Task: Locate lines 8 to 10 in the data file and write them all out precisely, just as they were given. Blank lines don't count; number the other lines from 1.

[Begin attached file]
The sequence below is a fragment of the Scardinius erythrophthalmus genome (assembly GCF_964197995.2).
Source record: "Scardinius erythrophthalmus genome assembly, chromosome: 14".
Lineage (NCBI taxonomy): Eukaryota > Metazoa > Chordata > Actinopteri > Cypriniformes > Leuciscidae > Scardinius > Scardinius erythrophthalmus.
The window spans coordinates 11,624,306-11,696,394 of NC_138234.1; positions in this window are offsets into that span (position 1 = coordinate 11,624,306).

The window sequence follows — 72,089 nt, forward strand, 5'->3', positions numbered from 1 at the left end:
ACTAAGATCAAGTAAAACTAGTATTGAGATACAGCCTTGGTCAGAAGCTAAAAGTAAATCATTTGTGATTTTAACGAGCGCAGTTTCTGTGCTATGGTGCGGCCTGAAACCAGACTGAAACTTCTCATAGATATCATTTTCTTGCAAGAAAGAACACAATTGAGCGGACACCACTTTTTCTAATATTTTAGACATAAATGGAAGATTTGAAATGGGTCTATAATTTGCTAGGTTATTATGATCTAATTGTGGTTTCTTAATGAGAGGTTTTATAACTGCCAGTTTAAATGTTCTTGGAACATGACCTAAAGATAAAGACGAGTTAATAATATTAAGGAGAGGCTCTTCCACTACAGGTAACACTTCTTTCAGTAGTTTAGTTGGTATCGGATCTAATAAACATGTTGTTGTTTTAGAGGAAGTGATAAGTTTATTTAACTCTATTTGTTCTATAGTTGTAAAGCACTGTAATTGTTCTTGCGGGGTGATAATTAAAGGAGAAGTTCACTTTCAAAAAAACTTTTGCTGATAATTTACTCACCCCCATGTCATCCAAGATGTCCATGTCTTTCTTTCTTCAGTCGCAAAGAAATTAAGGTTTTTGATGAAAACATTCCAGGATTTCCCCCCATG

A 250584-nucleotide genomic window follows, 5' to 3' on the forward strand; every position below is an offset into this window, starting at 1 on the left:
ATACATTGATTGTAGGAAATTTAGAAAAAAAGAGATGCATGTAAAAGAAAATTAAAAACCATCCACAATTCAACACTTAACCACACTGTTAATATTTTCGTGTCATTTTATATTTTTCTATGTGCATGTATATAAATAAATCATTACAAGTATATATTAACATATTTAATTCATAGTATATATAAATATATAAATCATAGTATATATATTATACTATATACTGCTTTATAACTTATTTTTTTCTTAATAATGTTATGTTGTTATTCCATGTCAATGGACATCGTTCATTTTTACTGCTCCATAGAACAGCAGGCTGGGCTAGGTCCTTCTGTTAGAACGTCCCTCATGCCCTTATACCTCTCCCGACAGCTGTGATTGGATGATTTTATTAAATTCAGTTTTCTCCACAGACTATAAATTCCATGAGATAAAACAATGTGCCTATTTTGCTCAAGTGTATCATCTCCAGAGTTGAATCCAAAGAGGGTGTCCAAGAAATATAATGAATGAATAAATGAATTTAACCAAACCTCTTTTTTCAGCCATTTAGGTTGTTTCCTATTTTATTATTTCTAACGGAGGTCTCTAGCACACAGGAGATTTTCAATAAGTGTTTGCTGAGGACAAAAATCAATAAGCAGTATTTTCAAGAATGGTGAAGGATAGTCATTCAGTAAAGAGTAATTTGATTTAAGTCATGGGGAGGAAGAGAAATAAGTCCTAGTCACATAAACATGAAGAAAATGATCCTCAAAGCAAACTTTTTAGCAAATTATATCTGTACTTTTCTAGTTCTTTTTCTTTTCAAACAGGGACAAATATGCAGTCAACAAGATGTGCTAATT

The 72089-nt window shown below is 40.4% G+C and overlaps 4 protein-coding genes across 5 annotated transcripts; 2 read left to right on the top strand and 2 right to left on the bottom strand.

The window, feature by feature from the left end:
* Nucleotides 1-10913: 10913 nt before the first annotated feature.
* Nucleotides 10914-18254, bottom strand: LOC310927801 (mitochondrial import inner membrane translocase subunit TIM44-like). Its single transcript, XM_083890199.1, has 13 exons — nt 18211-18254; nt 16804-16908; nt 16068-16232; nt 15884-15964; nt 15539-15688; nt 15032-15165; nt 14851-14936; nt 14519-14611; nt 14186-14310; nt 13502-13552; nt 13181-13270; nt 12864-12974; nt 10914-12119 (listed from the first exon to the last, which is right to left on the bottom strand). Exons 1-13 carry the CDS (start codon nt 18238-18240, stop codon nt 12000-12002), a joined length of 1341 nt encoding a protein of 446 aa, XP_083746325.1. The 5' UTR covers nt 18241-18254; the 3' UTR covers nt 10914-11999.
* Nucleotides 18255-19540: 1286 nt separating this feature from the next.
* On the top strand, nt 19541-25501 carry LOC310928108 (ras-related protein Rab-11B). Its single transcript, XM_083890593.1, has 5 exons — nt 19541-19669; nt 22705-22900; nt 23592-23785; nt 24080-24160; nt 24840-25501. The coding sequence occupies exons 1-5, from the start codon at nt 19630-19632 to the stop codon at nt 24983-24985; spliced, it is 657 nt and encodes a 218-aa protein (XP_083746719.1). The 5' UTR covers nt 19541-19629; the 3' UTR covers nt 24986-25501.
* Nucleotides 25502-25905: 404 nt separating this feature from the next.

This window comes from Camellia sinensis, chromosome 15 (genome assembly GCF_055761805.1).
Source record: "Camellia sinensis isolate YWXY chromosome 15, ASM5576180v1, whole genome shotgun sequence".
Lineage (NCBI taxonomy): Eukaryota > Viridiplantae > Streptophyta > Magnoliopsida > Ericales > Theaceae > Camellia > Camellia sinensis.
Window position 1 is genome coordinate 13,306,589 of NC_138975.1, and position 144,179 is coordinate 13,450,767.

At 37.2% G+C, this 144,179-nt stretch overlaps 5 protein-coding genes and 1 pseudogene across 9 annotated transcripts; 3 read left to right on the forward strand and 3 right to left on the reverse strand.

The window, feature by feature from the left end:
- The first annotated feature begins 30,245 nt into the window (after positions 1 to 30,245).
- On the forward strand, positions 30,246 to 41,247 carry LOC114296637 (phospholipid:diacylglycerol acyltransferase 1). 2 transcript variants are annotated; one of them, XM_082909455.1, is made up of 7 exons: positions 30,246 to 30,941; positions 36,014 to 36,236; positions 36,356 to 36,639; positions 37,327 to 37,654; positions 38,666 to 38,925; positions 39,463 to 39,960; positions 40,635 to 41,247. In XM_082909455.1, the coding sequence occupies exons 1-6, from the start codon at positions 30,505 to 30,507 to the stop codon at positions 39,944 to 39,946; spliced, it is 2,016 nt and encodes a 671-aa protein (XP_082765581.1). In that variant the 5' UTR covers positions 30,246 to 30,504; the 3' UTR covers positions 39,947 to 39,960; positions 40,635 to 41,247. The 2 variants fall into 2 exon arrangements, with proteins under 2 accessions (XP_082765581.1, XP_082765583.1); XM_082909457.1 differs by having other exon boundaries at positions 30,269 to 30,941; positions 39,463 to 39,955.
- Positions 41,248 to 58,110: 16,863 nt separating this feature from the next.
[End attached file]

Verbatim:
ATACATTGATTGTAGGAAATTTAGAAAAAAAGAGATGCATGTAAAAGAAAATTAAAAACCATCCACAATTCAACACTTAACCACACTGTTAATATTTTCGTGTCATTTTATATTTTTCTATGTGCATGTATATAAATAAATCATTACAAGTATATATTAACATATTTAATTCATAGTATATATAAATATATAAATCATAGTATATATATTATACTATATACTGCTTTATAACTTATTTTTTTCTTAATAATGTTATGTTGTTATTCCATGTCAATGGACATCGTTCATTTTTACTGCTCCATAGAACAGCAGGCTGGGCTAGGTCCTTCTGTTAGAACGTCCCTCATGCCCTTATACCTCTCCCGACAGCTGTGATTGGATGATTTTATTAAATTCAGTTTTCTCCACAGACTATAAATTCCATGAGATAAAACAATGTGCCTATTTTGCTCAAGTGTATCATCTCCAGAGTTGAATCCAAAGAGGGTGTCCAAGAAATATAATGAATGAATAAATGAATTTAACCAAACCTCTTTTTTCAGCCATTTAGGTTGTTTCCTATTTTATTATTTCTAACGGAGGTCTCTAGCACACAGGAGATTTTCAATAAGTGTTTGCTGAGGACAAAAATCAATAAGCAGTATTTTCAAGAATGGTGAAGGATAGTCATTCAGTAAAGAGTAATTTGATTTAAGTCATGGGGAGGAAGAGAAATAAGTCCTAGTCACATAAACATGAAGAAAATGATCCTCAAAGCAAACTTTTTAGCAAATTATATCTGTACTTTTCTAGTTCTTTTTCTTTTCAAACAGGGACAAATATGCAGTCAACAAGATGTGCTAATT

The 72089-nt window shown below is 40.4% G+C and overlaps 4 protein-coding genes across 5 annotated transcripts; 2 read left to right on the top strand and 2 right to left on the bottom strand.

The window, feature by feature from the left end: